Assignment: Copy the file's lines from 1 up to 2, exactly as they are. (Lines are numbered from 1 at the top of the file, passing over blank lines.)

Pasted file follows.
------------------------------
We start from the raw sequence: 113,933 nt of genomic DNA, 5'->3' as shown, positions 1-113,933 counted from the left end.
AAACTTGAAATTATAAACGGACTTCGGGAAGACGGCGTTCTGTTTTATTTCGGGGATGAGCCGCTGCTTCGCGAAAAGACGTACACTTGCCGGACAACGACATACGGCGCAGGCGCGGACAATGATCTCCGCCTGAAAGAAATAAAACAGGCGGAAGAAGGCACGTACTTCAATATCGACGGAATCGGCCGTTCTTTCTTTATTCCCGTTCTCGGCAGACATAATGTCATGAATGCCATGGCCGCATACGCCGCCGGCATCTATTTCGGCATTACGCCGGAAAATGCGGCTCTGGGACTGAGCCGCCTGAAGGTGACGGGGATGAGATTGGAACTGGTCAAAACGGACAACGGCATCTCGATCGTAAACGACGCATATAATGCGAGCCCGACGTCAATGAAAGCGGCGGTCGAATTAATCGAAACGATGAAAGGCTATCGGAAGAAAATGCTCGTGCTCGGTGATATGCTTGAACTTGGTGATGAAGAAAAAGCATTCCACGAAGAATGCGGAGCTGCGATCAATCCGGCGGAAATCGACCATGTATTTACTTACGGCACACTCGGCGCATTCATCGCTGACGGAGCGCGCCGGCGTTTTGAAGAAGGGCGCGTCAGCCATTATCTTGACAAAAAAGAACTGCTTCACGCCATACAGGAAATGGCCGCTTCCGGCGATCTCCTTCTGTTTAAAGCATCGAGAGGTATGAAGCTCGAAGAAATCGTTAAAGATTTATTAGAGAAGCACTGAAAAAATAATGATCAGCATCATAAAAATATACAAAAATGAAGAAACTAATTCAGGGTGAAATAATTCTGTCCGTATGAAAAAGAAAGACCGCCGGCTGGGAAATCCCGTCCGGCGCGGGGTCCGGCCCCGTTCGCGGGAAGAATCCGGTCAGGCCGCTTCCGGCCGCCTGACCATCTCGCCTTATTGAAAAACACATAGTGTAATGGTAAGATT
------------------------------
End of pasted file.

We start from the raw sequence: 113,933 nt of genomic DNA, 5'->3' as shown, positions 1-113,933 counted from the left end.
AAACTTGAAATTATAAACGGACTTCGGGAAGACGGCGTTCTGTTTTATTTCGGGGATGAGCCGCTGCTTCGCGAAAAGACGTACACTTGCCGGACAACGACATACGGCGCAGGCGCGGACAATGATCTCCGCCTGAAAGAAATAAAACAGGCGGAAGAAGGCACGTACTTCAATATCGACGGAATCGGCCGTTCTTTCTTTATTCCCGTTCTCGGCAGACATAATGTCATGAATGCCATGGCCGCATACGCCGCCGGCATCTATTTCGGCATTACGCCGGAAAATGCGGCTCTGGGACTGAGCCGCCTGAAGGTGACGGGGATGAGATTGGAACTGGTCAAAACGGACAACGGCATCTCGATCGTAAACGACGCATATAATGCGAGCCCGACGTCAATGAAAGCGGCGGTCGAATTAATCGAAACGATGAAAGGCTATCGGAAGAAAATGCTCGTGCTCGGTGATATGCTTGAACTTGGTGATGAAGAAAAAGCATTCCACGAAGAATGCGGAGCTGCGATCAATCCGGCGGAAATCGACCATGTATTTACTTACGGCACACTCGGCGCATTCATCGCTGACGGAGCGCGCCGGCGTTTTGAAGAAGGGCGCGTCAGCCATTATCTTGACAAAAAAGAACTGCTTCACGCCATACAGGAAATGGCCGCTTCCGGCGATCTCCTTCTGTTTAAAGCATCGAGAGGTATGAAGCTCGAAGAAATCGTTAAAGATTTATTAGAGAAGCACTGAAAAAATAATGATCAGCATCATAAAAATATACAAAAATGAAGAAACTAATTCAGGGTGAAATAATTCTGTCCGTATGAAAAAGAAAGACCGCCGGCTGGGAAATCCCGTCCGGCGCGGGGTCCGGCCCCGTTCGCGGGAAGAATCCGGTCAGGCCGCTTCCGGCCGCCTGACCATCTCGCCTTATTGAAAAACACATAGTGTAATGGTAAGATT